WRITTEN BY Andy Balaskovitz July 31, 2017
Clean energy advocates say the automotive capital of the world could be doing more to support the growth of electric and alternative fuel vehicles.
While major automakers in Michigan are embracing a future of electrified transportation, state policy is still lagging when it comes to actually increasing the number of electric vehicles on the road. According to the group Clean Fuels Michigan, the state is one of only 13 that doesn’t have statewide incentives for purchasing electric vehicles and ranks 41st for deploying all forms of alternative fuel vehicles, such as those powered by natural gas.
Mike Alaimo, executive director of Clean Fuels Michigan, added that Michigan is “about average” for EV deployment per capita as well as the number of EV charging stations and other forms of infrastructure, which he said was initially bolstered by federal stimulus funding.
“We think that has a lot to do with the fact that we don’t have a comprehensive regulatory model for the buildout of (EV) infrastructure in Michigan,” Alaimo said. “You have a majority of states that are either having the conversation as we speak and are farther along than Michigan, or have already put frameworks in place.
“In terms of the regulatory front, Michigan is definitely far down on the totem pole. Some might view it as ironic because we are the automotive capital of the world.”
Solving these complex and fast-changing regulatory challenges will be the subject of an Aug. 9 technical conference in Lansing being convened by the Michigan Public Service Commission (MPSC). Pulling together utilities, automakers, charging companies and clean energy groups, the goal is to start looking at questions of how to build and pay for the infrastructure to support electric vehicles.
The conference is the outcome of a rate case that began last year in which Consumers Energy proposed a $15 million EV infrastructure plan — the first of its kind in Michigan. Consumers planned to own hundreds of charging stations across its service territory, which would have been paid for by all of its ratepayers, as well as provide rebates for home-charging stations. The idea was that infrastructure buildout would encourage more EV ownership.
The plan, however, met with opposition from MPSC staff, the attorney general as well as the manufacturing company ChargePoint, which claimed it would have stifled competition in the market place. Though there was still support for a scaled-down pilot project, Consumers ended up withdrawing the plans all together.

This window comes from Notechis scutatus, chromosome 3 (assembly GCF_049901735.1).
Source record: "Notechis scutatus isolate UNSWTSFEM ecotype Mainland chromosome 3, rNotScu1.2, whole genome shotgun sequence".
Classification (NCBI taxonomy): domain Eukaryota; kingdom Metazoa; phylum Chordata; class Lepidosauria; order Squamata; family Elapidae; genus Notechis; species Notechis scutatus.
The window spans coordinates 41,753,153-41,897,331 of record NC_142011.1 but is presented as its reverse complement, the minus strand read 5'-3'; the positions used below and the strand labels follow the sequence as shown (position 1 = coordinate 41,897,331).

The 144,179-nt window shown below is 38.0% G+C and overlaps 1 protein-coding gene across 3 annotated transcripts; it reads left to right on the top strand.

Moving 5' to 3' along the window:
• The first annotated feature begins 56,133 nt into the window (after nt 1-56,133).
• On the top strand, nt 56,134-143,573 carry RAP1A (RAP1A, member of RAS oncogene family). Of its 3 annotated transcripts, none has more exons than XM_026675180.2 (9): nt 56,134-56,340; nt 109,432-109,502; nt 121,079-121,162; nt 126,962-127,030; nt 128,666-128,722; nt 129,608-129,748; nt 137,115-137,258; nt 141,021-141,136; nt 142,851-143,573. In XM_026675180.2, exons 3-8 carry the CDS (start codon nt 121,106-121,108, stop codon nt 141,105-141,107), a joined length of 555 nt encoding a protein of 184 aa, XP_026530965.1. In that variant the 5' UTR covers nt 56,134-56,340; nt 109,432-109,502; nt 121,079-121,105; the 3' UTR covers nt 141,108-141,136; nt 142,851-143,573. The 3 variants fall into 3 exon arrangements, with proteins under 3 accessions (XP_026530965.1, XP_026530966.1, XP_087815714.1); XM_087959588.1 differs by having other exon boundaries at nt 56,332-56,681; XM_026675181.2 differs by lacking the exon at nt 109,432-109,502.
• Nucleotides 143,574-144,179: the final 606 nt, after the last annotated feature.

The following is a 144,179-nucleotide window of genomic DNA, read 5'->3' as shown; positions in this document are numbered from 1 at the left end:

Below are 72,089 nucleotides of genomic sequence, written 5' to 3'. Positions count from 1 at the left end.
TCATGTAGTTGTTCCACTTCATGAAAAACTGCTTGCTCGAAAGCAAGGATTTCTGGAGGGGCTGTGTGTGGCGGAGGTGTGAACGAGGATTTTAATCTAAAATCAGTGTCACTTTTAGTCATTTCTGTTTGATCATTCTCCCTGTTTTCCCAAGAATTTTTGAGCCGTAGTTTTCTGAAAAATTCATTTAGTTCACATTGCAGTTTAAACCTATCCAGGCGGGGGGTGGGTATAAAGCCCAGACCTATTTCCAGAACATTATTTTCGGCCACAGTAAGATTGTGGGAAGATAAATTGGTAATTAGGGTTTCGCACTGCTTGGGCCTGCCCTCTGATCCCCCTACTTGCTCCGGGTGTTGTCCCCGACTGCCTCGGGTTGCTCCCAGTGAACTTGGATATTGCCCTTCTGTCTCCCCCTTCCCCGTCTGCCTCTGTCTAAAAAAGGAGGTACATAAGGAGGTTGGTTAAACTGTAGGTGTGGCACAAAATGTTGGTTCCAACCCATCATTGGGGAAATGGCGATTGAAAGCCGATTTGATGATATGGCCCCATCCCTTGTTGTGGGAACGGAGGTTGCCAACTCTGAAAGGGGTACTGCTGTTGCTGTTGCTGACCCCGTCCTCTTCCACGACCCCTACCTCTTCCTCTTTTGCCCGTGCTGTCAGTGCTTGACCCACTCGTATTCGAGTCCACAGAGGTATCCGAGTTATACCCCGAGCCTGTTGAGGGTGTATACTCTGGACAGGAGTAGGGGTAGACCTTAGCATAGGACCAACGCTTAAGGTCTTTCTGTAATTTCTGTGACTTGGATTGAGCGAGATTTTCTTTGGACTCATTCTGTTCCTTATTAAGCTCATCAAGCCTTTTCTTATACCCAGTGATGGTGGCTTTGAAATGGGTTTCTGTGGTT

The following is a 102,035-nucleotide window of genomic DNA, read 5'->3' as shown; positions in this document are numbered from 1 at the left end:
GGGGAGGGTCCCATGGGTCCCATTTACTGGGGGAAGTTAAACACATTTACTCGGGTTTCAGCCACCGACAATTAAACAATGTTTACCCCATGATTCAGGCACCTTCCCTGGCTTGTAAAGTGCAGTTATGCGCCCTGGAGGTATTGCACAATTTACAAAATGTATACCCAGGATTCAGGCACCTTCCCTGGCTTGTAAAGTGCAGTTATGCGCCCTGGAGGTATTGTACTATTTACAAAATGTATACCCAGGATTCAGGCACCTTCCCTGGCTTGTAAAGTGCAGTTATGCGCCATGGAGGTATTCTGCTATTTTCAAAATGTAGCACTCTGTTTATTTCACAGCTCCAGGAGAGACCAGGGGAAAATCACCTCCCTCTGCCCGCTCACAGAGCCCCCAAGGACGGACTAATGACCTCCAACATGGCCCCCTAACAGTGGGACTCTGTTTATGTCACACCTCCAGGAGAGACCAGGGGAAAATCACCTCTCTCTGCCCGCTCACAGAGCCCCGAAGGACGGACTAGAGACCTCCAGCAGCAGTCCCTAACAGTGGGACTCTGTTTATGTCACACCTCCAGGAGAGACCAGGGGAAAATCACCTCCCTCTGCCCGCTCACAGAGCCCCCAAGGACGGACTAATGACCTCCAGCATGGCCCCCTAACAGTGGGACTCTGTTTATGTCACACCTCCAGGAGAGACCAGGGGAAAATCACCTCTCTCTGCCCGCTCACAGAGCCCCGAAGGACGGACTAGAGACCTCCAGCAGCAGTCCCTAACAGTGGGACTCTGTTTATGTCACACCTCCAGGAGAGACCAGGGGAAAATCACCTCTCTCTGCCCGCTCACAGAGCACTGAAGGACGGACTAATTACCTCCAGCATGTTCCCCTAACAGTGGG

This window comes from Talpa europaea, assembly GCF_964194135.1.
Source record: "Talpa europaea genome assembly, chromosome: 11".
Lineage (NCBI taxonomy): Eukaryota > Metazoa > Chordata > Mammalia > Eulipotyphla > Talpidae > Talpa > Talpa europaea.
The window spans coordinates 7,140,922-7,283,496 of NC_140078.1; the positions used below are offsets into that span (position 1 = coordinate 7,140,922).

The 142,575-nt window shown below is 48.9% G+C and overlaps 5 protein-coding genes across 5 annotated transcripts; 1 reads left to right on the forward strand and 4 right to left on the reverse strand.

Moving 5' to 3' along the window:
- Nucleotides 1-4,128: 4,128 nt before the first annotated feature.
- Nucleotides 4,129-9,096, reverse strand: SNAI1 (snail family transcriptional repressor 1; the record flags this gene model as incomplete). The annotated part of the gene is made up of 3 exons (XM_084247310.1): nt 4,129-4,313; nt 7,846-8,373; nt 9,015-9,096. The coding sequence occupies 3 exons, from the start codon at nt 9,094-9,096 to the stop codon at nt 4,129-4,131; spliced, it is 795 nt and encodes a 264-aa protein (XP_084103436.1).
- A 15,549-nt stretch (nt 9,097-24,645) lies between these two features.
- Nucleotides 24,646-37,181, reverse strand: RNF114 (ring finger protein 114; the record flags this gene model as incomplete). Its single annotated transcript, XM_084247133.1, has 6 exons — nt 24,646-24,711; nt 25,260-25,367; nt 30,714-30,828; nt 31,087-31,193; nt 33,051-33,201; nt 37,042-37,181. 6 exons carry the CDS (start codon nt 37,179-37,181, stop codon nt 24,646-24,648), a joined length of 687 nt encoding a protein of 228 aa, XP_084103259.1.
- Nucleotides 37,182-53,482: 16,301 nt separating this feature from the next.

Public Service Commission members decided the conference was the next best step. Topics to be covered include the state of electric charging and compressed natural gas fueling technology, how ratepayers would be impacted in the infrastructure buildout, and what role regulators should play.
Alaimo reinforces the idea that the way to develop the EV market is “not a one-size-fits-all approach. We don’t feel the best idea is to go in there and lock Michigan into some investment and deployment model, but to put in place guidelines and understanding that different markets exist and certain considerations need to be made.”
Ideas for growth
One of the key sticking points in Michigan and elsewhere is determining who should pay for the infrastructure. One of the common criticisms of Consumers’ proposals is that it would have largely shut out the private sector from continuing such investment, even though most agree utilities should play at least some investment role in the early stages.
Also, the attorney general’s office criticized the plan for spreading costs among all ratepayers, even though advocates believe that should be in place considering the potential grid benefits with EV charging.
Jurgen Weiss, head of The Brattle Group’s climate change practice who is scheduled to speak at the conference, said electrifying the transportation sector is not only a path to lowering greenhouse gas emissions economy-wide, but also a growth opportunity for utilities.
“If they like increasing sales, they should be in the favor of electrifying stuff,” Weiss said, a topic covered in a Brattle report earlier this year.
However, that can be limiting as utilities — such as Consumers — ask regulators to approve investments and, therefore, increase customer bills. Weiss said a path forward could be regulators’ focus on an overall energy bill rather than just the electricity customers pay for.
“If you bundled a customer’s electricity, heating and transportation expenditures, then it’s quite possible that (EV) investment by utilities could contribute to reducing an electricity customer’s overall energy-related bill,” he said. “But a lot of times commissions don’t have the latitude in looking at that.”
Weiss said another question is on who pays for the charging infrastructure, which could be done through an entire rate base, just EV drivers or in the case of investor-owned utilities, stakeholders. He envisions utilities playing an early role to jumpstart infrastructure investment that stimulates private investment later from the ChargePoints of the world.